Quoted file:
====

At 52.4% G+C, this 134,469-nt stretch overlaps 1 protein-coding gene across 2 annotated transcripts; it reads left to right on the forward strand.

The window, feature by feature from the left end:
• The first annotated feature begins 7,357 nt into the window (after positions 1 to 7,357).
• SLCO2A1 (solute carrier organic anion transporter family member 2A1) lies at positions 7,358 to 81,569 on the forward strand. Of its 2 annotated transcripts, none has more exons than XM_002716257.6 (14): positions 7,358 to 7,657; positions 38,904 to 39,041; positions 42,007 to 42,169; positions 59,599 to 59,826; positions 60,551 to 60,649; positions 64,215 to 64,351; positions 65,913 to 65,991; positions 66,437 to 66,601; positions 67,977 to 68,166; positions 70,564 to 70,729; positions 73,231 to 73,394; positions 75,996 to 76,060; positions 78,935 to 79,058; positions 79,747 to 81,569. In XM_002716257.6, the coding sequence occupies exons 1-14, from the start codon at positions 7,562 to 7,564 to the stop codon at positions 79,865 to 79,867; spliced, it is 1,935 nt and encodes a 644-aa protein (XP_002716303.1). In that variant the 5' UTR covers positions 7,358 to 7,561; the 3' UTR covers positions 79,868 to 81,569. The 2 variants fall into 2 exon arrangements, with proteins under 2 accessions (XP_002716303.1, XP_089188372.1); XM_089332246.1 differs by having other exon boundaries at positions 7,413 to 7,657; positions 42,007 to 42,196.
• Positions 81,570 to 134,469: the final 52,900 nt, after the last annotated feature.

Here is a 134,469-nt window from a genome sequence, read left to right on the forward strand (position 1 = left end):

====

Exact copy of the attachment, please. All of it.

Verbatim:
At 52.4% G+C, this 134,469-nt stretch overlaps 1 protein-coding gene across 2 annotated transcripts; it reads left to right on the forward strand.

The window, feature by feature from the left end:
• The first annotated feature begins 7,357 nt into the window (after positions 1 to 7,357).
• SLCO2A1 (solute carrier organic anion transporter family member 2A1) lies at positions 7,358 to 81,569 on the forward strand. Of its 2 annotated transcripts, none has more exons than XM_002716257.6 (14): positions 7,358 to 7,657; positions 38,904 to 39,041; positions 42,007 to 42,169; positions 59,599 to 59,826; positions 60,551 to 60,649; positions 64,215 to 64,351; positions 65,913 to 65,991; positions 66,437 to 66,601; positions 67,977 to 68,166; positions 70,564 to 70,729; positions 73,231 to 73,394; positions 75,996 to 76,060; positions 78,935 to 79,058; positions 79,747 to 81,569. In XM_002716257.6, the coding sequence occupies exons 1-14, from the start codon at positions 7,562 to 7,564 to the stop codon at positions 79,865 to 79,867; spliced, it is 1,935 nt and encodes a 644-aa protein (XP_002716303.1). In that variant the 5' UTR covers positions 7,358 to 7,561; the 3' UTR covers positions 79,868 to 81,569. The 2 variants fall into 2 exon arrangements, with proteins under 2 accessions (XP_002716303.1, XP_089188372.1); XM_089332246.1 differs by having other exon boundaries at positions 7,413 to 7,657; positions 42,007 to 42,196.
• Positions 81,570 to 134,469: the final 52,900 nt, after the last annotated feature.

Here is a 134,469-nt window from a genome sequence, read left to right on the forward strand (position 1 = left end):